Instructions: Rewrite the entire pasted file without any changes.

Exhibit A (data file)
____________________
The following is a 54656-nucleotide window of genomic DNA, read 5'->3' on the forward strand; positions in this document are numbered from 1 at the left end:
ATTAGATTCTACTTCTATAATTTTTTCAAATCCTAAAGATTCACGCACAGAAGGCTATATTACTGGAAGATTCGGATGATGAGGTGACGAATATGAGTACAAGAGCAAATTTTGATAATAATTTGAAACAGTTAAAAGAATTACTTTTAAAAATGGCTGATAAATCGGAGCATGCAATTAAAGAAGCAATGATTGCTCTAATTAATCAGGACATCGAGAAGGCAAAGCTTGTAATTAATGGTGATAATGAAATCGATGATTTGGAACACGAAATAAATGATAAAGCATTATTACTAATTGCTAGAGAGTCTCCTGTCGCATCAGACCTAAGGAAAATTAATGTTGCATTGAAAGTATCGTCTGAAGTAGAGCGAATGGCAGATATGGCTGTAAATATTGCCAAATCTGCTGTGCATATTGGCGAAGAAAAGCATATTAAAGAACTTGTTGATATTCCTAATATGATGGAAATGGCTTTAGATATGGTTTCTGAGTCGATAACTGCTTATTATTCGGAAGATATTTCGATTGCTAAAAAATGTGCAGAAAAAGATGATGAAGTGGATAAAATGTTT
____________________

The following is a 54656-nucleotide window of genomic DNA, read 5'->3' on the forward strand; positions in this document are numbered from 1 at the left end:
ATTAGATTCTACTTCTATAATTTTTTCAAATCCTAAAGATTCACGCACAGAAGGCTATATTACTGGAAGATTCGGATGATGAGGTGACGAATATGAGTACAAGAGCAAATTTTGATAATAATTTGAAACAGTTAAAAGAATTACTTTTAAAAATGGCTGATAAATCGGAGCATGCAATTAAAGAAGCAATGATTGCTCTAATTAATCAGGACATCGAGAAGGCAAAGCTTGTAATTAATGGTGATAATGAAATCGATGATTTGGAACACGAAATAAATGATAAAGCATTATTACTAATTGCTAGAGAGTCTCCTGTCGCATCAGACCTAAGGAAAATTAATGTTGCATTGAAAGTATCGTCTGAAGTAGAGCGAATGGCAGATATGGCTGTAAATATTGCCAAATCTGCTGTGCATATTGGCGAAGAAAAGCATATTAAAGAACTTGTTGATATTCCTAATATGATGGAAATGGCTTTAGATATGGTTTCTGAGTCGATAACTGCTTATTATTCGGAAGATATTTCGATTGCTAAAAAATGTGCAGAAAAAGATGATGAAGTGGATAAAATGTTT